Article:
Regent RCM’s Michael Orseno to Speak at Becker’s Second Annual CIO/HIT + Revenue Cycle Conference

Regent Revenue Cycle Management (Regent RCM) has been selected to participate in this year’s CIO/HIT + Revenue Cycle Conference hosted by Becker’s.

Michael Orseno, Vice President of Revenue Cycle at Regent RCM, will contribute to a timely panel discussion, Addressing High Deductible Patient Plans and the Evolving Role of Patients Becoming Payers, from 1:00 p.m. – 1:45 p.m. on Thursday, July 28.

“More and more, patients are responsible for handling most of the financial responsibility for their medical care,” said Orseno. “Moving forward, it is critical for revenue cycle leaders to focus on high deductible patient plans, and understand how these plans impact the revenue cycle.”

The conference takes place July 27-28 at the Fairmont Hotel in Chicago. Attendees can sit in on a variety of sessions, featuring 175 experts and revenue cycle leaders. Overall, there will be nearly 100 sessions over the two-day conference, with three full CIO/Health IT tracks, as well as three full revenue cycle tracks. Topics include:

  • The Transformation from Volume to Value and the Constant Movement and Impact on the Revenue Cycle—Wednesday, July 27, 8:05 a.m. to 8:45 a.m.
  • Adapting Best Practices for the Revenue Cycle– Wednesday, July 27, 8:50 a.m.-9:30 a.m.
  • Key Thoughts on Improving Revenue Cycle– Wednesday July 27, 9:50 a.m.-10:30 a.m.
  • The Biggest RCM Pitfalls– Thursday, July 28, 9:45 a.m.-10:25 a.m.
  • Post ICD-10—How is the Revenue Cycle Performing? – Thursday, July 28, 1:00 p.m.-1:45 p.m.

For more information on the conference and registration, download the brochure here.

ASC revenue cycle management best practice

Becker’s ASC Review Highlights Best RCM Practice Recommendations

There is more to the revenue cycle than money – equally important are operational efficiency and patient relations.

A recent article in Becker’s ASC expanded on that notion and shared insights and best practices gleaned from a presentation led by Michael Orseno, revenue cycle director for Regent Revenue Cycle Management during Becker’s 22nd annual meeting.

During the presentation, Orseno described how the linear process between front office and back office has evolved. And today, explained Orseno, the feedback mechanism between the two is what defines a revenue cycle.

“In the past, the back office would struggle with issues from the front office, so for example, if they would transpose payer identification numbers or not verify the right demographic or insurance information, it would cause headaches for the back end. So this whole revenue cycle piece was invented and defined,” stated Orseno.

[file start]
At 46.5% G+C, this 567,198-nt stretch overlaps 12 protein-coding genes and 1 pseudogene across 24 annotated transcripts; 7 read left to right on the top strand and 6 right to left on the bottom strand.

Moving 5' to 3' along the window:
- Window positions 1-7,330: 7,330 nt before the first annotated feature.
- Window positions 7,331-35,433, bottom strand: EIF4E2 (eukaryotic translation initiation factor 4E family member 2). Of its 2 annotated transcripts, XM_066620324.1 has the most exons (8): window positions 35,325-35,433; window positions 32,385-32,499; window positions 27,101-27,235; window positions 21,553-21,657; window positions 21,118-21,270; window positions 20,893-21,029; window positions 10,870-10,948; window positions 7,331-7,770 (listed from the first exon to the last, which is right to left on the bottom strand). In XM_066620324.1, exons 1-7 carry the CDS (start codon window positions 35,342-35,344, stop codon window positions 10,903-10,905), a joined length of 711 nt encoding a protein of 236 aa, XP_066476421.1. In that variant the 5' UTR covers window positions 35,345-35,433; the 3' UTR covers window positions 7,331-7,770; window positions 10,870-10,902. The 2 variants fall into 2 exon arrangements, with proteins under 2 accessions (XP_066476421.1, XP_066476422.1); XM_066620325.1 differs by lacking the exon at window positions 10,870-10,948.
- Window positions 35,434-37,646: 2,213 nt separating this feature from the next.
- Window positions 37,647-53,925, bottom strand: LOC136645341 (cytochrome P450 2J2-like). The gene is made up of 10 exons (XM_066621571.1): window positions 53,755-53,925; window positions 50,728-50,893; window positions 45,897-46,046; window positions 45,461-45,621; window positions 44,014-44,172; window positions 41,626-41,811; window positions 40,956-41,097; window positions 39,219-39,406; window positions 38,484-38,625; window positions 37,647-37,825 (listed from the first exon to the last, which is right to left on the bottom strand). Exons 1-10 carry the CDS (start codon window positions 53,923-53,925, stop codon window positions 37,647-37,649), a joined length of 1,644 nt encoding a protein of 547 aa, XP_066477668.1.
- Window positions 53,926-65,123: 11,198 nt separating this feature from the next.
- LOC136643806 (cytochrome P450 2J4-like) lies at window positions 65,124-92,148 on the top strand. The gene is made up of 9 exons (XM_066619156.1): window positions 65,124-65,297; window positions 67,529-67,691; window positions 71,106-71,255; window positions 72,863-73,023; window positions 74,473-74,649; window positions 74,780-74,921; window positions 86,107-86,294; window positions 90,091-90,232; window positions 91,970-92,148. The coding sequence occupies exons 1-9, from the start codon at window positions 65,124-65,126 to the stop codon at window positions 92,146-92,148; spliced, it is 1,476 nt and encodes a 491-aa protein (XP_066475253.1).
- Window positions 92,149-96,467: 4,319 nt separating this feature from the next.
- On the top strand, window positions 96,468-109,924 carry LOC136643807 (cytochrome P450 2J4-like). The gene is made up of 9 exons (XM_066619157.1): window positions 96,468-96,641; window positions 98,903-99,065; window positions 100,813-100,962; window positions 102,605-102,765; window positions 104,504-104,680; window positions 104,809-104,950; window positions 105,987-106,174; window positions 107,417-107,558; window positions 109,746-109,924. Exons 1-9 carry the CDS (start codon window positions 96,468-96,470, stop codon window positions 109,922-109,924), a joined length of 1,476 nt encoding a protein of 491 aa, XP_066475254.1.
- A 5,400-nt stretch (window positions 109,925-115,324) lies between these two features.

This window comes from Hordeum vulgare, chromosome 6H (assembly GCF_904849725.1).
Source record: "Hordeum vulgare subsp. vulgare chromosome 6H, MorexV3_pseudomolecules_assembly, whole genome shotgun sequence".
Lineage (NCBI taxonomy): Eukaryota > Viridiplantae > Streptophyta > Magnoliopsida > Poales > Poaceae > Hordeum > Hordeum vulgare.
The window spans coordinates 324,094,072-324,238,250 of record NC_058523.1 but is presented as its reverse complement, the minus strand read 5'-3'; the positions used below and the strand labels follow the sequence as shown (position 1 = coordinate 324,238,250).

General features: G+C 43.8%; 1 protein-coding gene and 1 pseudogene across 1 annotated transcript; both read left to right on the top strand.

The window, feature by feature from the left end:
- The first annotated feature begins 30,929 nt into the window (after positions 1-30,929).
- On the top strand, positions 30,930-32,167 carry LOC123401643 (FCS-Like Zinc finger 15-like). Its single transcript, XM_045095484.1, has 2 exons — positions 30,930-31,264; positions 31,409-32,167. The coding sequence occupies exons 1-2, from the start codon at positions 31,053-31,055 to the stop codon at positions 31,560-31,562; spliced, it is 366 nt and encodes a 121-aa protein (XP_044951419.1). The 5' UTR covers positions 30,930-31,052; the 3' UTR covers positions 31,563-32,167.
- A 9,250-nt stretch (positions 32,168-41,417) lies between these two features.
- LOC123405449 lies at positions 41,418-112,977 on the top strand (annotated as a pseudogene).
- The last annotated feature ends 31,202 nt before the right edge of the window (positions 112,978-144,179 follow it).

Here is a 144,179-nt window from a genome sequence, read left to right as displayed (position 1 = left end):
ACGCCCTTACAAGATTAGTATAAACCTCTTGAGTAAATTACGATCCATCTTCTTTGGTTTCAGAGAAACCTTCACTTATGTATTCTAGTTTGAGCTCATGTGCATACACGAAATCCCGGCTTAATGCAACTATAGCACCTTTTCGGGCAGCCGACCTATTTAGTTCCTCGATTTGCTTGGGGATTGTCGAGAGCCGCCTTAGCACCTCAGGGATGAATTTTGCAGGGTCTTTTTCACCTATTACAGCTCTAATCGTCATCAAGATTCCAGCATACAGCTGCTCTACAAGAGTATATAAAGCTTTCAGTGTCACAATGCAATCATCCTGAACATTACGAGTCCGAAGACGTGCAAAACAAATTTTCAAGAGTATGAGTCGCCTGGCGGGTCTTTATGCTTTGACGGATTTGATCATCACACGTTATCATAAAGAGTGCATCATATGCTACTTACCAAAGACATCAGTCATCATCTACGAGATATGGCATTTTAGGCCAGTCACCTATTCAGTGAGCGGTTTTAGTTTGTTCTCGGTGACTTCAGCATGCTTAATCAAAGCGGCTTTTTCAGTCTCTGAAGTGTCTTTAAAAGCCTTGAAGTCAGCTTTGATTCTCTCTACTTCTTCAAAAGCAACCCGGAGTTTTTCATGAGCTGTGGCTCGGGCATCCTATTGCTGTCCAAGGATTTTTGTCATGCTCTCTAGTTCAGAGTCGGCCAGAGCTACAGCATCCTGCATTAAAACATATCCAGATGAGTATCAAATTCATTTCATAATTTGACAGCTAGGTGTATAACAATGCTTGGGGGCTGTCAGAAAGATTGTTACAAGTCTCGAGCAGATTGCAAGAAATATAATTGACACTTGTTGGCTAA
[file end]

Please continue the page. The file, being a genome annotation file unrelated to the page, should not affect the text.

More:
Revenue cycle management has come a long way.

From automating insurance verification prior to a patient visit to researching denials to determine if they can be re-billed after a visit, click here to read pre-visit and post-visit best practice recommendations.

If you’re ready to learn more about outsourcing RCM, register for an upcoming webinar, “Gaining More Control and Efficiency by Outsourcing RCM.”

ASC Billing & Collections

Regent RCM Client Makes a Case for Outsourcing Billing Services in an Interview with Becker’s ASC Review

Larry Parrish, administrator of Illinois Sports Medicine & Orthopedic Surgery Center (ISMOSC), explained why his center decided to outsource revenue cycle management (RCM) during a recent Q&A session with Becker’s Healthcare. He listed space and expertise as the main factors.
 
“If we had the physical space to accommodate the billing activity, we might have seriously considered it. However, accurate and effective billing is a very complex process, and you want to make sure you have very capable individuals providing those services.”
 
Parrish also lists eliminating the headaches of staffing, training, managing, and covering for sick leave/vacation as reasons he decided to outsource. 
 
Naturally, the big question was, “In retrospect, was this the right decision for your ASC?”  For the answer, read the full interview in Becker’s ASC Review. Spoiler Alert: The answer is “Yes.”
 
Are you an ASC administrator and ready to learn more about outsourcing RCM? Register for an upcoming webinar, “Gaining More Control and Efficiency by Outsourcing RCM.”
Becker's ASC Review Conference

Regent RCM’s recap of the Becker’s ASC conference

Last week, Regent RCM’s leadership team headed to Chicago, Ill., to the Becker’s 13th Annual Spine, Orthopedic and Pain Management-Driven ASC Conference & the Future of the Spine.

The Becker’s conference was a great opportunity for Regent RCM’s Director, Michael Orseno and Director of Business Development, Ed Tschan to network with other industry professionals and provide useful insight on how the benefits of outsourcing RCM can have positive long-term effects on a center’s financial health. Steve Taylor from ASCInsight was also on site to provide demonstrations of a real-time dashboard that monitors KPIs and assists with reporting and analytics.